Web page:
DEUTERONOMY — 32:4 just

The problem of theodicy receives its fullest biblical treatment in the Book of Job. Here, as elsewhere in the Bible, the form in which the problem is presented is not such as to seek an explanation for suffering or evil in general, but rather to focus on the suffering of the righteous. Judaism never strayed away from the belief in the moral quality and purposive nature of G-d's will. However, men are compelled to question the justice of G-d, and indeed the entire world order, once we contemplate the fate of a Job. The challenge of Job's experience consists precisely in this. The tzaddik in Job believes in G-d. The thinker in Job accepts G-d's existence but demands that we separate G-d from ideas of morality and justice. For it appears clear that G-d's rule is not moral. The Book of Job rejects the separation. Once G-d appears to Job and causes him to experience the "grace of revelation," G-d's concern for the world is clear. Job is now able to accept the principle that G-d's ways are hidden from men. Out of an "immediate certitude of divine majesty," Job regains his faith in the meaningfulness of G-d's acts. The Bible's last word on the problem of theodicy is that, all experience to the contrary, the concept of G-d necessarily includes the moral idea. (Y. Kaufmann, The Religion of Israel, (trans. M. Greenberg (Chicago: University of Chicago Press, 1960) p. 338; J. Guttmann, Philosophies of Judaism (New York: Holt, Rinehard & Winston, 1964) p. 15). "For all His ways are justice… just and right is He" [this verse].

DEUTERONOMY — 32:6 acquired

R. Chanina b. Pappa said: If one derives benefit from this world without a blessing, it is as if he would rob the Holy One Blessed be He and the congregation of Israel, as it is written (Proverbs 28:24): "One who robs his father and mother and says that it is not a sin is a companion to the destroyer," "his father" being the Holy One Blessed be He, as it is written: "Is He not your father, who acquired you?" (Berachoth 35b)

DEUTERONOMY — 32:6 father

… certainly this love [of G-d] must not be conditioned upon anything, such as loving the Creator, blessed the He, because He is good and grants wealth and success. Rather, it must be like the instinctual love of a son for his father, whereby his nature forces him and compels him to feel this way, as it says [this verse]: "Is He not your father Who acquired you?" The test of this type of love comes in times of distress and suffering. Our Sages of blessed memory have said (Berachos 54a): "'You shall love the Eternal, your G-d, with your whole heart and with your entire being' (Devarim 6:5) even if He takes your life;' and with all your might' (ibid.) means with all of your monetary possessions."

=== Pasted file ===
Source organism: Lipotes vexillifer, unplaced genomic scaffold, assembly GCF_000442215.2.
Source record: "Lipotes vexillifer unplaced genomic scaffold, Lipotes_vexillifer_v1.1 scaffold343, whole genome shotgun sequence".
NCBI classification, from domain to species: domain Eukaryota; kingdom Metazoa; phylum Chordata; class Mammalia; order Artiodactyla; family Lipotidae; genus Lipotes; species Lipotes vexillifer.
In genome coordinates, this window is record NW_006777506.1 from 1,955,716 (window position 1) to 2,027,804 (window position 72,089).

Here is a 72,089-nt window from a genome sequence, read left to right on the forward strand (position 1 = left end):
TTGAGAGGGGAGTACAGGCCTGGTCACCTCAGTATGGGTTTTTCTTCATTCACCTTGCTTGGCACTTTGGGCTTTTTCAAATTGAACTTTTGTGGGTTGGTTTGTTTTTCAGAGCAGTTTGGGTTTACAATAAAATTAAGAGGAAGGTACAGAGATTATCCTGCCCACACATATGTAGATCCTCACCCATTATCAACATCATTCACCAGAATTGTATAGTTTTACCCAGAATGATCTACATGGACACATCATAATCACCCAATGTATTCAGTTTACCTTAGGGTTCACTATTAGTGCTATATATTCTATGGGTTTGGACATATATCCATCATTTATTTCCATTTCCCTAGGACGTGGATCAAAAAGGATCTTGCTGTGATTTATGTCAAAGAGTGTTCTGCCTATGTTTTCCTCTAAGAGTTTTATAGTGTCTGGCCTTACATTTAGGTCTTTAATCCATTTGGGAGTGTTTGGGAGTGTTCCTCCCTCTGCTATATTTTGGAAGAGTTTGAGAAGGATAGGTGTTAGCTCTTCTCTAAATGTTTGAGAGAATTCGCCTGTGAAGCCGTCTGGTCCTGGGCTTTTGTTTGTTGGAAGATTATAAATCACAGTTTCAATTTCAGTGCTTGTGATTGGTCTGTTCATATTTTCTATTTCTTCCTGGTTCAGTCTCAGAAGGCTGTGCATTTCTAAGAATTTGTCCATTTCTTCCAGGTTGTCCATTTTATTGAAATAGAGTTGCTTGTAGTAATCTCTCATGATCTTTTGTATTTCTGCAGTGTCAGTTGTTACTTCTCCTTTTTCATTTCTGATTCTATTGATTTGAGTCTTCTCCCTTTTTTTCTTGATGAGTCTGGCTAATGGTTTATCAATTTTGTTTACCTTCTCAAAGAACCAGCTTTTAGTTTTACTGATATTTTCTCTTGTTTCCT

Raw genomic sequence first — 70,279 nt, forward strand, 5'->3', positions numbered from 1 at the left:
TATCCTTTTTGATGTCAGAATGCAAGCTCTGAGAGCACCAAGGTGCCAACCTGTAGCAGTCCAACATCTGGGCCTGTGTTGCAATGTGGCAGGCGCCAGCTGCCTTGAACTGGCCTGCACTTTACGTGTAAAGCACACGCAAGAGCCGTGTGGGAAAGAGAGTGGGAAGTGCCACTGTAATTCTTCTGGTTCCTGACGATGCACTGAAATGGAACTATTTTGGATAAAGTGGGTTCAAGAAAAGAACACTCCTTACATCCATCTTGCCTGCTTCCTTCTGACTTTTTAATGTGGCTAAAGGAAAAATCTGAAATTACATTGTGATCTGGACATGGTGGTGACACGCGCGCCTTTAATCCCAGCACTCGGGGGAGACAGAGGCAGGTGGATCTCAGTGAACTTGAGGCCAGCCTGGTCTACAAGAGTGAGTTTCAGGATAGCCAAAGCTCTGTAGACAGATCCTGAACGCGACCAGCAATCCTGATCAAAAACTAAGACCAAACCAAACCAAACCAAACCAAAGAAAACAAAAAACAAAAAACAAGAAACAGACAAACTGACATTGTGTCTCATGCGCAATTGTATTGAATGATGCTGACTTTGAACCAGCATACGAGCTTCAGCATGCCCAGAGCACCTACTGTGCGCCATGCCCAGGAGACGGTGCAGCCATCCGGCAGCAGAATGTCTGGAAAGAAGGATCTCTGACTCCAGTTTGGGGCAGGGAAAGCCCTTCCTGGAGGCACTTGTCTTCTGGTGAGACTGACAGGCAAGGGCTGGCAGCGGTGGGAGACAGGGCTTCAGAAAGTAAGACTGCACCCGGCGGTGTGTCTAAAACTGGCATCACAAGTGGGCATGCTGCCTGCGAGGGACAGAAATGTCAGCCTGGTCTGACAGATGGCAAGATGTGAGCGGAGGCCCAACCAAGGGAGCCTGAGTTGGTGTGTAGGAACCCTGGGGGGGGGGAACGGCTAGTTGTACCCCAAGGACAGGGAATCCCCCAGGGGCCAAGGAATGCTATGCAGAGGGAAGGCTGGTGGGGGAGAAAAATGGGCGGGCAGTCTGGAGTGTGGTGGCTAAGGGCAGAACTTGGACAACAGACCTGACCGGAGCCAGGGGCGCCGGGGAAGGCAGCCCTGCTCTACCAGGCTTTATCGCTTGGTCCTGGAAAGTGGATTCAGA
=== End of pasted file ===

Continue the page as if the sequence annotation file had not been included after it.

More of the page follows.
DEUTERONOMY — 32:7 tell

Rabbi Dosa ben Horkinas said: … children's talk … removes a man from the world. Pirkei Avot, Perek III, mishnah 14. There is always a wide gulf between the generations. The older father or grandfather represents an age gone by; no one is interested any longer in the way things were done in his time. He is invariably, inevitably "old-fashioned." What, indeed, can he have in common with the younger generation? As a rule, very little, unless, wishing to be "modern" at all costs, he learns to manage "children's talk": he comes to discuss baseball standings, the latest movies, etc. No member of our people, however, need be reduced to such a state. If he gives his children a traditional Jewish education, and they in turn transmit it to their children, he can always talk with the young ones about something ever fresh and timely in Bible or Talmud. Grandchildren and grandparents then have Torah and Jewish life in common. "Ask your father, and he will inform you; your grandfathers, and they will tell you" [this verse]. Indeed, this sharing of values and ideas truly reinstates grandfather, not as the tolerated "old man," but as the revered and respected head of the family, the fountainhead and source of tradition.

DEUTERONOMY — 32:15 fat

How ugly and loathsome is the action of the rich man insulting the poor and being insolent towards the Holy One, blessed because He, because of his wealth. This is the quality of the wicked who are insolent towards the Holy One, blessed be He, because of peace and wealth, as it is said, "When they were fed, they became full, they were filled and their heart was exalted; therefore they have forgotten Me" (Hosea 13:6). It is also said (this verse). A wise man said: There are two qualities that are evil, when the donor is proud of his gift and the rich man is haughty in his riches.